EXCLUSIVE: Winnebago Moves Closer to e-RV Production Launch

An exterior picture of Winnebago's eRV2 prototype motorhome

Winnebago debuted one of its 12 prototype eRV2 Type B motorhomes at the Tampa SuperShow in Florida last week. Company President Huw Bower said the manufacturer’s digital capabilities are “significantly enhanced” from the concept motorhome introduced at the 2022 Tampa SuperShow.

“Our digital savvy and our digital capabilities have matured leaps and bounds in the last 18 months,” he said. “That is important when you have an electric vehicle because there is an ecosystem of benefits that people expect with an electric vehicle.”

Although Winnebago conducted consumer test drives of the prototype in Tampa, Bower said the schedule for full production remains unchanged. The plan is to obtain six months of consumer testing with the 12 prototype vehicles. Bower said the time will enable Winnebago to iron out consumer use cases and deeply understand how the RV will be used and charged, as well as what experiences RVers expect once they take the motorhome camping.

From there, Winnebago plans to continue improvements—particularly in mileage range between charges—with plans to begin production in 2024 for a 2025 model year vehicle.

A screenshot of Winnebago President Huw Bower talking about the unveiling of the eRV2 prototype motorhome“These prototypes are very worthy,” he said. “They are high-quality prototypes that we are incredibly proud of. Candidly, range in this current prototype does not support a commercial-use case. The vehicle that we commercialize will have a greater range than this current prototype.”

Winnebago said during the unveiling at Tampa the current prototype range is 108 miles between recharges, which is based on Ford’s e-Transit chassis.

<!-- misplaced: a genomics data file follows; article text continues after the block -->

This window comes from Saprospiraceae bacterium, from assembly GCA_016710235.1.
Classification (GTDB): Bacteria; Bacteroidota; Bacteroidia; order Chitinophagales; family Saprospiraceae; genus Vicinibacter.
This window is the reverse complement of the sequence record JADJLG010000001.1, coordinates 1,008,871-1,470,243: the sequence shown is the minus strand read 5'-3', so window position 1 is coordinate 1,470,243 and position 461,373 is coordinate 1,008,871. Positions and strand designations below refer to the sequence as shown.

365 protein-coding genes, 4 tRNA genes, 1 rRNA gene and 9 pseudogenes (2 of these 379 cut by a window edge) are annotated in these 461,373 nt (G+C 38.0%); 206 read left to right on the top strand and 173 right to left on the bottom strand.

As the manufacturer closes with 18-24 months of full production, Bower said collaboration with dealers has been underway. Among the talks with “key, trusted strategic partners” are discussions over the potential electric adoption pace, price points, use cases and how dealers can add value in the sales and service process.

“We have partnership discussions with these dealers going forward, and in earnest,” he said. “We think there is an awful lot of value we can add through the selling and education process for consumers. It also requires a very close collaboration with our dealer partners.”

Among the critical talking points is dealer infrastructure needs to meet charging requirements and service capabilities for an all-electric RV.

“There is no doubt there are going to be infrastructure requirements for dealers who are capable of selling and servicing this sort of product,” Bower said. “We have to be realistic. I am not forecasting a massive shift into electric demand anytime soon, but there is no doubt there are real consumers who want to start experimenting and seeing what this lifestyle could be like.”

Among the eRV2 prototype’s advances Bower highlighted upon the Tampa release, he said Winnebago has made major strides in its proprietary IonBlade lithium house battery system. The 48-volt system was created in partnership with Lithionics Battery and provides over 15,000 usable watt-hours.

“We have matured a number of different capabilities internally,” Bower said, “from mastering high-voltage electric systems, putting together manufacturing plans for electric vehicles, setting up supply chains for more sustainable products to build into these vehicles, and setting up an integrated, connected ecosystem that puts a connection between the consumer, their phone and the vehicle for the first time in our Winnebago fleet.”

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